Responsible Social Media

(This write-up is published in April 2013 issue of Samhita – a quarterly publication of Press Council Nepal.)

Prime Minister Dr Baburam Bhattarai, during his speech to mark the Press Council of Nepal’s anniversary in September 2012, talked critically about social media and its content. He said:

“Social media have become very useful and effective for quick dissemination of news, quick feedback & quick response, but we are seeing indications that the content & language uploaded on social media are becoming challenge to society, social harmony, national unity, national integrity & individual’s privacy.”

The Prime Minister’s comments were not unfounded given that most of the politicians are criticized heavily on social media. He also proposed that the scope of the Press Council should be expanded to the Internet and that the quasi-governmental body should actively facilitate print, electronic and social media to ensure decency in content & language.

Earlier in February 2012, PM Bhattarai’s comments on social media during the program to launch ‘Beginning of Digital Signature’ were harsher and naturally it met with a lot of criticism.

Shiva Gaunle, the president of Federation of Nepali Journalists (FNJ), referred to the speech as government’s reluctance to facilitate the growth of online media. He wrote:

“The use of online media is increasing in Nepal. Blogs news portals and social networking sites have become platform of exercise the freedom of expression. But there are signs that the government is not ready to facilitate these means of expression as citizen’s exercise to the rights of expression”.

The two opposite views, coming from the head of government and head of the leading media rights organization, indicate towards needs to find a common ground regarding the freedom of expression and social media so that neither politicians have problems nor the citizens lose their rights. This means, we need to identify the problems with the social media, analyze the problem with practicality and find a tangible solution acceptable to all.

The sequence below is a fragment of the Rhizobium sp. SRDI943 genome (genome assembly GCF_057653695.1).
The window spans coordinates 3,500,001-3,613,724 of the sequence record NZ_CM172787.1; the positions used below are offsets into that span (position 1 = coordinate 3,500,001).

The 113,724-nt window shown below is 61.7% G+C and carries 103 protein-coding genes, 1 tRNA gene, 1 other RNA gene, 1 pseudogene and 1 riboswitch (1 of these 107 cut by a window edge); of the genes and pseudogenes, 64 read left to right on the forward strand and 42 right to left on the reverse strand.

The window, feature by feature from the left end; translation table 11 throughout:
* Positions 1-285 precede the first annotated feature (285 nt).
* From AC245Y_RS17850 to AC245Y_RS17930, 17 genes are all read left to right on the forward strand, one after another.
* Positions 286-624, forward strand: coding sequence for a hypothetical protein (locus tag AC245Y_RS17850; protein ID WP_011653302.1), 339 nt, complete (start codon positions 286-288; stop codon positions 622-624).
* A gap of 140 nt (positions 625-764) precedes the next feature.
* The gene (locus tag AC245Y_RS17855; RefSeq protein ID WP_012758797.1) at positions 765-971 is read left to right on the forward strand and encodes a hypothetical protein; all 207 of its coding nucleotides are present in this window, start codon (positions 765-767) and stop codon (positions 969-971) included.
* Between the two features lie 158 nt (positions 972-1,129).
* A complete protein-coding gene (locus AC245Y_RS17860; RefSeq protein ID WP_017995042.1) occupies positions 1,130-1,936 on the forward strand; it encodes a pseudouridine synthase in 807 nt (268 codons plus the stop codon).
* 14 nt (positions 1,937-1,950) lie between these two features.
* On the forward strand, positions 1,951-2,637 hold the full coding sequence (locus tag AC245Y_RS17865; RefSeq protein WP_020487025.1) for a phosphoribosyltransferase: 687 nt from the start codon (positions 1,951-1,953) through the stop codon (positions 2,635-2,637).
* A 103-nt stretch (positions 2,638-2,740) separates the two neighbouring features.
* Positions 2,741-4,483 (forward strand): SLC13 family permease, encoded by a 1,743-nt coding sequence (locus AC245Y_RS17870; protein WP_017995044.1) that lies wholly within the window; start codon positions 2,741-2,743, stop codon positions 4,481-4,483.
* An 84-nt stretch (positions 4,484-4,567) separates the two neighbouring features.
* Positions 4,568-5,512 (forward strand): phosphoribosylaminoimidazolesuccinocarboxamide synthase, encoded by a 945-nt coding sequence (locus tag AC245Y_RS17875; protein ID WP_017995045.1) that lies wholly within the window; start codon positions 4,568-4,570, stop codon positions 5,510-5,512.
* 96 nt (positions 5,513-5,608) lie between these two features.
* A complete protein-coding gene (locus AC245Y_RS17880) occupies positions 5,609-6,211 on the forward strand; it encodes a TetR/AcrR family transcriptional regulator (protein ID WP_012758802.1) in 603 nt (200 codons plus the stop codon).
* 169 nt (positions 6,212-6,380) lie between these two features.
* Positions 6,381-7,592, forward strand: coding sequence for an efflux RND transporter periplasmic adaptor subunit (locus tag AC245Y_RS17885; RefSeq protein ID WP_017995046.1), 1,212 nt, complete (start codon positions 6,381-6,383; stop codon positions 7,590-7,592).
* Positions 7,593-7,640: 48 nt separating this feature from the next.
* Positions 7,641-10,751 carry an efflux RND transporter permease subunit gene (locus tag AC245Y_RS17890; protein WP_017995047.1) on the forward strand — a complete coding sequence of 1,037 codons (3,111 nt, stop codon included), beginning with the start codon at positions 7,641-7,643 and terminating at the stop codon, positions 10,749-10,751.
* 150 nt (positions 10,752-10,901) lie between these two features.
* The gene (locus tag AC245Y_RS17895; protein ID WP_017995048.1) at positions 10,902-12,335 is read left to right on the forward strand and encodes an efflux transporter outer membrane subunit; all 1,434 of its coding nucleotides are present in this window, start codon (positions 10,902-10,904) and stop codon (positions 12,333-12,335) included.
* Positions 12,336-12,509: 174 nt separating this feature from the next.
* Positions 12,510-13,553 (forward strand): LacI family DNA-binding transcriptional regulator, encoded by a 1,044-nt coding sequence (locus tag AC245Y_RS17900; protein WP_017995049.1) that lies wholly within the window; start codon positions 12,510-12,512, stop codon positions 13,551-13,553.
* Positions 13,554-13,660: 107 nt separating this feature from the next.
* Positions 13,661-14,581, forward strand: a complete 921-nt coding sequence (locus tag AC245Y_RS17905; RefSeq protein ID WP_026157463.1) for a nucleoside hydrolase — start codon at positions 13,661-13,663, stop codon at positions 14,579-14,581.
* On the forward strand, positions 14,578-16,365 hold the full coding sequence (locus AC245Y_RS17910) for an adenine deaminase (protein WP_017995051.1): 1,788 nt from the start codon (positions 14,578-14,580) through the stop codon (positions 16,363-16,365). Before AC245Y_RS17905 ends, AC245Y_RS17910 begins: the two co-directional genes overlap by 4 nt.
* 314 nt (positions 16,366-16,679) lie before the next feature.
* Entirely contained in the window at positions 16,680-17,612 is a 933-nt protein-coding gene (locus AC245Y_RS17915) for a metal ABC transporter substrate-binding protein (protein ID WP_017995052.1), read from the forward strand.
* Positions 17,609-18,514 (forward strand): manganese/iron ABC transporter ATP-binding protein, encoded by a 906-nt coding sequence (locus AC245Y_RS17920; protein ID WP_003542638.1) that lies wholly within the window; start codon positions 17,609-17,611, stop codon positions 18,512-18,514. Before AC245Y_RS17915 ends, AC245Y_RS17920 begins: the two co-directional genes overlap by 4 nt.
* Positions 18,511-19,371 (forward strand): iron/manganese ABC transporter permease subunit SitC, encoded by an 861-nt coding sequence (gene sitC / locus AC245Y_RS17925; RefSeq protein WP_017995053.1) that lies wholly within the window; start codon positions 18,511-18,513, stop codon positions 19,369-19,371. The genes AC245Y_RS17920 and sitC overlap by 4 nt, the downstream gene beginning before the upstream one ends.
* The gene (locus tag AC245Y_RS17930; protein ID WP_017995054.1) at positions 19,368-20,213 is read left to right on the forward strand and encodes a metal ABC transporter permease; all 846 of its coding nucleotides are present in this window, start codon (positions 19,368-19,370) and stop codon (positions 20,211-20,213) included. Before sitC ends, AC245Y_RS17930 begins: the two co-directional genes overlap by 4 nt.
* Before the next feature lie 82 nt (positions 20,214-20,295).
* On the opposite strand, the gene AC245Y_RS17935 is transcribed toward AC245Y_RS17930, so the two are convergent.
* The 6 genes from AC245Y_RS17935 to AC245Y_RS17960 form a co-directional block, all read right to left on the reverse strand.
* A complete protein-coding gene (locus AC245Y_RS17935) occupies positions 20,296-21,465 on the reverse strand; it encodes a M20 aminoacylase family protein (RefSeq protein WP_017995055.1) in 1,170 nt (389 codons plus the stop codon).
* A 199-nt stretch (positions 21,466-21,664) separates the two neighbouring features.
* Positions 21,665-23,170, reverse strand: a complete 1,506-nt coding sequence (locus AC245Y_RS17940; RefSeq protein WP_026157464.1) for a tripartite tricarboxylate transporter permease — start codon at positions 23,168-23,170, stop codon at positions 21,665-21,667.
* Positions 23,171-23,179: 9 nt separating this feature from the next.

What is social media?

In last one-and-half decades, the world and Nepal have seen a tremendous growth of the Internet. Embedded within the technology is the development of social media, the use of Internet-based technologies and information infrastructure to communicate messages by any individual to the public.

Social media refers to the combination of interactive tools on the Internet for sharing information in various forms. Social media is fast changing the paradigms of communication by providing an opportunity to individuals to easily become producer, commentator and distributor of messages and opinions without additional costs.

In Nepal, the most used social media tools are Facebook, Twitter, YouTube and blogs. Facebook is a social networking sites that lets people remain connected by sharing information; Twitter is a microblogging service that lets an user broadcast short messages and opinions globally, YouTube lets uploading and sharing of videos and blogs are personal websites and all these services are free of cost.

Problem with social media

Through social media, individuals are expressing their dissatisfaction over everything –from questioning governments and politicians to lamenting and ridiculing them.

The problem here is that, as PM Bhattarai said, the contents and language of the contents are not always socially acceptable. Since everyone can open an account and post whatsoever they want which becomes globally available immediately, it trespasses the traditional boundaries of mass communication.

The individuals are not trained or aware about the impact of the contents they write as professional journalists are. So, social media technically becomes a public place like Tundikhel where millions have gathered and are expressing their views to each other. The differences between a mass gathering in Tundhikhel and social media are: the words spoken in Tundhikhel are only heard by a few and lost immediately whereas the words on social media are permanent on the Internet and can be read by many more than one expects.

The impact of words in social media is also unpredictable. It could have no impact at all, or some impact, or huge impact at any time – present or future. Thus, no one should oppose that the content of the social media should be responsible: morally and socially acceptable.

We also need to clear on a few aspects when we talk about problems of social media. The first is that only very little contents of social media are problematic and second is that the problem of the content is not of the caliber to threaten social harmony, national unity, national integrity & individual’s privacy for now. As PM Bhattarai said it only indicates that such problem may arise if nothing is done.